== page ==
Rounding off the specs is 802.11ac Wave 2 Wi-Fi, Bluetooth 5.0, full-size HDMI 2.0 and two USB-C and one with the former conveniently positioned at the rear. There are also three USB Type-A ports – one of which is 3.1 Gen 2 – and a headphone jack.

Battery life is unlikely to be anything special as there’s little space for a large cell. The Zephyrus S has a 52Wh battery compared to the Blade 15’s 80Wh. We’ll run our usual video loop test when we get a review sample to see how long it can last.

Asus Eee Top Et1602 Touchscreen Nettop Review

ASUS Eee Top ET1602 Touchscreen Nettop Review

At first glance, ASUS’ Eee Top ET1602 is the epitome of a niche product.  Packing nettop-spec hardware in an all-in-one form factor, with a touchscreen and general design that seem to have stopped by HP’s TouchSmart and the Apple iMac along the way, it’s certainly tough to pin down.  Innovative new segment or just another Eee oddity: SlashGear set to finding out.

In the box, ASUS include a wired keyboard and mouse, stylus and a printed manual, together with recovery DVDs and a microfiber screen cleaning cloth.  Two color versions of the Eee Top are available, white and black, with otherwise identical hardware specs.

First impressions are positive.  Despite the relatively budget price for the Eee Top, ASUS have managed to eke out more than a little style from its plastic casing.  Held upright by a strong, spring-loaded metal leg, the body of the Eee Top is white gloss-finish plastic sitting in a transparent tray.  Stand (and carry handle) aside, the nettop is just 4cm thick; along the back run gigabit ethernet, four USB 2.0, power, microphone, line-in and headphone ports, plus a Kensington lock hole.  On the left-hand side there are a further two USB 2.0 ports, plus a multiformat memory card reader.

Underneath the touchscreen there are buttons for brightness and volume on the left, while the power and screen toggle are on the right.  LEDs indicate WiFi and hard-drive activity, and in the bottom bezel there are stereo speakers.  A webcam and microphone are at the top above the screen.  The Eee Top has vents running across the top and in the center on the back.

Using the included peripherals and a WiFi internet connection, you can reduce cabling to just two wires: power and one USB for the keyboard.  The mouse, not entirely necessary if you’re devoted to the touchscreen, can plug into a USB port on the keyboard; on the opposite side there’s a pop-out stylus in a spring-loaded bay.  ASUS’ keyboard is surprisingly weighty and pleasant to type on.  It follows the same isolated keys as first seen on some Sony laptops, and although lacking a separate numeric keypad the rest of the keys are full-sized.  Several have Fn-triggered secondary features, including volume and music control, backlighting, sleep and WiFi, launching the webcam app, toggling through performance modes (more on that later) and changing the Eee Top’s blue underlighting.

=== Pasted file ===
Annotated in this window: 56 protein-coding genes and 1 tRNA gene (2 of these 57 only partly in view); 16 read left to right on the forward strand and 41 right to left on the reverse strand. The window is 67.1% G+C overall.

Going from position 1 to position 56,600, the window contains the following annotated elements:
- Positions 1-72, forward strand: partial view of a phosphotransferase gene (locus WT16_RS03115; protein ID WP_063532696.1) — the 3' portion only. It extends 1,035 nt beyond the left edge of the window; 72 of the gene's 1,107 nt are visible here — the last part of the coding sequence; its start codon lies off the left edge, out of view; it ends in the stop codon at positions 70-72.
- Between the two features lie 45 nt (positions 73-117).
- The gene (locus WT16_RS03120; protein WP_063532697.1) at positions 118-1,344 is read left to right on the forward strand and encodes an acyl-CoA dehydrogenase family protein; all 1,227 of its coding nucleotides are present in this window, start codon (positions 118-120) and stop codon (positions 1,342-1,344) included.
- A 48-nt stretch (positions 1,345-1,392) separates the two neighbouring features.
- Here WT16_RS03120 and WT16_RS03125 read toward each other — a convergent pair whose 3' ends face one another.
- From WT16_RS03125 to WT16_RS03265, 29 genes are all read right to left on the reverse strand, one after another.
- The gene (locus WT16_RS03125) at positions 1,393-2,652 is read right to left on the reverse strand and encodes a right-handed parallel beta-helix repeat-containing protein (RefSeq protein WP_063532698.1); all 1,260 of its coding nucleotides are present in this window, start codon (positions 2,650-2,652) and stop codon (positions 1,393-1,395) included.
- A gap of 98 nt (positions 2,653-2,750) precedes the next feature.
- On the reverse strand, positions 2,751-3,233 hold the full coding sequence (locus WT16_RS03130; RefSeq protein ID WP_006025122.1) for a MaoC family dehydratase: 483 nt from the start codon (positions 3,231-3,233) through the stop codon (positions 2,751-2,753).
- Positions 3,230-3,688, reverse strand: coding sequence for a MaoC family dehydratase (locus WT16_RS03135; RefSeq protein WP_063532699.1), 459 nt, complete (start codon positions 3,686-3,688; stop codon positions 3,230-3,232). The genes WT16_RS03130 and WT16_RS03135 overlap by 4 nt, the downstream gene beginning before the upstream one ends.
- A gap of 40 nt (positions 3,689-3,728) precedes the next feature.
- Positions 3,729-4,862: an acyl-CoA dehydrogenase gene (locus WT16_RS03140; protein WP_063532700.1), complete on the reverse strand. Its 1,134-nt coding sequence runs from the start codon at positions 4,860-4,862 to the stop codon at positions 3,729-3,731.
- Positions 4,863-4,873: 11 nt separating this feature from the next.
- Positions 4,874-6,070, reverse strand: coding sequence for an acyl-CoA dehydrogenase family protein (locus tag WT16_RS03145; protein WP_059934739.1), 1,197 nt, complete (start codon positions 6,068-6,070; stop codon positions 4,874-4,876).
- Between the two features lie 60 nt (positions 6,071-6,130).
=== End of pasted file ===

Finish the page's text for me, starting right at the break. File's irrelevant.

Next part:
The mouse is less impressive, a lightweight blue LED model with scroll-wheel.  It’s usable, and the design echoes the white & transparent plastic of the Eee Top’s build, but nothing special.  As for the stylus, it’s a basic 14cm stick of plastic with a tapered nib; the only thing worth noting is the strength of the bay spring, which is enough to launch the pen across the desk.

Despite looking a whole lot more grown up than any netbook (and taking up more of your workspace), the guts of the Eee Top are in fact on a par with any of the company’s more recent budget ultraportables.  That means a 1.6GHz Intel Atom N270 processor, 1GB of RAM and a 160GB hard-drive.  WiFi is b/g/n, but the graphics still use Intel’s GMA 950 onboard chipset and there’s no optical drive.  Of course the primary difference is the 15.6-inch touchscreen display, running at 1366 x 768 resolution.

The display uses a resistive touchscreen, rather than either a capacitive panel such as on recent Tablet PCs from HP and Dell, or an active digitizer as on most other Tablet PCs.  That means the screen responds to any touch, rather than requiring a finger or a special stylus, but only one point of contact rather than multitouch.  Responsiveness in the Eee Top’s case is good, with only a light touch required, and it soon becomes second nature to stab at the screen rather than reach for the mouse.